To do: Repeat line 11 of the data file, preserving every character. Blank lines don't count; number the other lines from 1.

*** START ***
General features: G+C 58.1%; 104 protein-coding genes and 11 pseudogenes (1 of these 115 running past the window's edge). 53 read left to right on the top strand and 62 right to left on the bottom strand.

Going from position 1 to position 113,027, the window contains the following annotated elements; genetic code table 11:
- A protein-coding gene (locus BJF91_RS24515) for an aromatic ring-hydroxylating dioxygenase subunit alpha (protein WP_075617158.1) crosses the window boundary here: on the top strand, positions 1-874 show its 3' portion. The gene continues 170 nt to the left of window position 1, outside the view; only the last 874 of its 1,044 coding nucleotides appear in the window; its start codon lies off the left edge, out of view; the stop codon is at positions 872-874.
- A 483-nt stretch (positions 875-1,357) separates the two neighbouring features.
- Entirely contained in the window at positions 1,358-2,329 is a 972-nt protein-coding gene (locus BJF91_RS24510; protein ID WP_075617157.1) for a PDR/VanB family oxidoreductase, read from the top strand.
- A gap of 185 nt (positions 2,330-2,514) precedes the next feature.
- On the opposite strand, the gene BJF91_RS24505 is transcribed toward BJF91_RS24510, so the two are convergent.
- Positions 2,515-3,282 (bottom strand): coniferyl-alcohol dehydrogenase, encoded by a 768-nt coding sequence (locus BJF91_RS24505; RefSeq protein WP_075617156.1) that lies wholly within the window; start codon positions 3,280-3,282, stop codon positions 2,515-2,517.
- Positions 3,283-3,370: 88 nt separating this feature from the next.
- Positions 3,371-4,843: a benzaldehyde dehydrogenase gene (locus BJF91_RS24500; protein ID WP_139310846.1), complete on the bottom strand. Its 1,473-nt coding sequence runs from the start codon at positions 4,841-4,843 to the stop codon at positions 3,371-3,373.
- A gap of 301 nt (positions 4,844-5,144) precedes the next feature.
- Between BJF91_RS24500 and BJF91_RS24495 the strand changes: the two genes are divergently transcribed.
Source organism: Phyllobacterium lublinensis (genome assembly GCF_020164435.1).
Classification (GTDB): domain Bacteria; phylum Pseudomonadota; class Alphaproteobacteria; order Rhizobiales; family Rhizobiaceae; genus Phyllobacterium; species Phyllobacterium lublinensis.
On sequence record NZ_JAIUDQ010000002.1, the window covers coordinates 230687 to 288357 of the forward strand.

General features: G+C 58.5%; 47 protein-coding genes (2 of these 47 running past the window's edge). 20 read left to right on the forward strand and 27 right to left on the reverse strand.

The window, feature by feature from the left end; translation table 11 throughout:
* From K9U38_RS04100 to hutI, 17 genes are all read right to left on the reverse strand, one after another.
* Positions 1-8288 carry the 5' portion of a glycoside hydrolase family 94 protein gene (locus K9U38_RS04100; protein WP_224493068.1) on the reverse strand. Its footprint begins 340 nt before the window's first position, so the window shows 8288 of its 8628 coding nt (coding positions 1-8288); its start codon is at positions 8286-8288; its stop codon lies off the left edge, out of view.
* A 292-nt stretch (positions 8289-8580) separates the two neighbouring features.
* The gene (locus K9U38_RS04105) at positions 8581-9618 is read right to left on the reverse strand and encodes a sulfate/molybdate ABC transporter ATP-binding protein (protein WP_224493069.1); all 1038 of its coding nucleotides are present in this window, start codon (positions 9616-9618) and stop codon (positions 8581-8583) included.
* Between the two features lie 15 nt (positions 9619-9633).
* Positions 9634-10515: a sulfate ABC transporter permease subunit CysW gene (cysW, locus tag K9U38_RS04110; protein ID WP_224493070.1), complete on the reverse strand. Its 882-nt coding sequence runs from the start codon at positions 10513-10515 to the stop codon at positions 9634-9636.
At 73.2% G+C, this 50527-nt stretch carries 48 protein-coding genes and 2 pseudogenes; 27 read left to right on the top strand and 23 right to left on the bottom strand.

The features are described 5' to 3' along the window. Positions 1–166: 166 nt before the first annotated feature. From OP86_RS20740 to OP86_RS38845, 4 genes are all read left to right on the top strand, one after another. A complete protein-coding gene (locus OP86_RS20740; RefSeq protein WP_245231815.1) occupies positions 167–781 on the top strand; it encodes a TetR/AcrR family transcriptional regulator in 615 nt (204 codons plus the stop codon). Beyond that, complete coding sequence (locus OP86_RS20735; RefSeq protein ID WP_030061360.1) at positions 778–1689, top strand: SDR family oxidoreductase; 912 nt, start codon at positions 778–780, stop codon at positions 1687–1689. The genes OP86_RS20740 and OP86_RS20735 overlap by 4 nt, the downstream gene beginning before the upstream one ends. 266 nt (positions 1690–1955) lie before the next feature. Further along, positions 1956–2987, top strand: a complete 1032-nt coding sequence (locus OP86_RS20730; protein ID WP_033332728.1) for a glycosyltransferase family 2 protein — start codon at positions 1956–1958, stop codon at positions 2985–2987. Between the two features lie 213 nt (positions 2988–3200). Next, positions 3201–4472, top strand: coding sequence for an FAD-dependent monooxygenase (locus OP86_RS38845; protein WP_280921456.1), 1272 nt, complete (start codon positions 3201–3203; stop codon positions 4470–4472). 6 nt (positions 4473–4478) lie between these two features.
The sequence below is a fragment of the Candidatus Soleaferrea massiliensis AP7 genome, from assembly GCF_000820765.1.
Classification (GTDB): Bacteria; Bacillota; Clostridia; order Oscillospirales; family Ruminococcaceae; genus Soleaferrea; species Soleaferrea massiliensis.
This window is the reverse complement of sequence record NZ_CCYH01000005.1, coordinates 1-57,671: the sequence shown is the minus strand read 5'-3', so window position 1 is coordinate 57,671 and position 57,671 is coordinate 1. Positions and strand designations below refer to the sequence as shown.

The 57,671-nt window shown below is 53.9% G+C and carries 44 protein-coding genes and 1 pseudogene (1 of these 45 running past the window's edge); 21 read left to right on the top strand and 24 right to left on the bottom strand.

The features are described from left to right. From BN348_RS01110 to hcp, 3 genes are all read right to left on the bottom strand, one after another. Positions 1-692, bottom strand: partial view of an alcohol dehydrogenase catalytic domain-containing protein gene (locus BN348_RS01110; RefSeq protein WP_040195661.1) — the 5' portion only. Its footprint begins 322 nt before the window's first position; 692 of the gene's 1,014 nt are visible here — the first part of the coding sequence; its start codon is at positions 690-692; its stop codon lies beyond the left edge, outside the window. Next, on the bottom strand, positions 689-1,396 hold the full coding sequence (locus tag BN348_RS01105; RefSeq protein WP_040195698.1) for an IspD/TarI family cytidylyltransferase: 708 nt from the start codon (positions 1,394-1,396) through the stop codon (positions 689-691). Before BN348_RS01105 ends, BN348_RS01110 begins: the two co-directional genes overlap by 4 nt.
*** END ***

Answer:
- A gap of 301 nt (positions 4,844-5,144) precedes the next feature.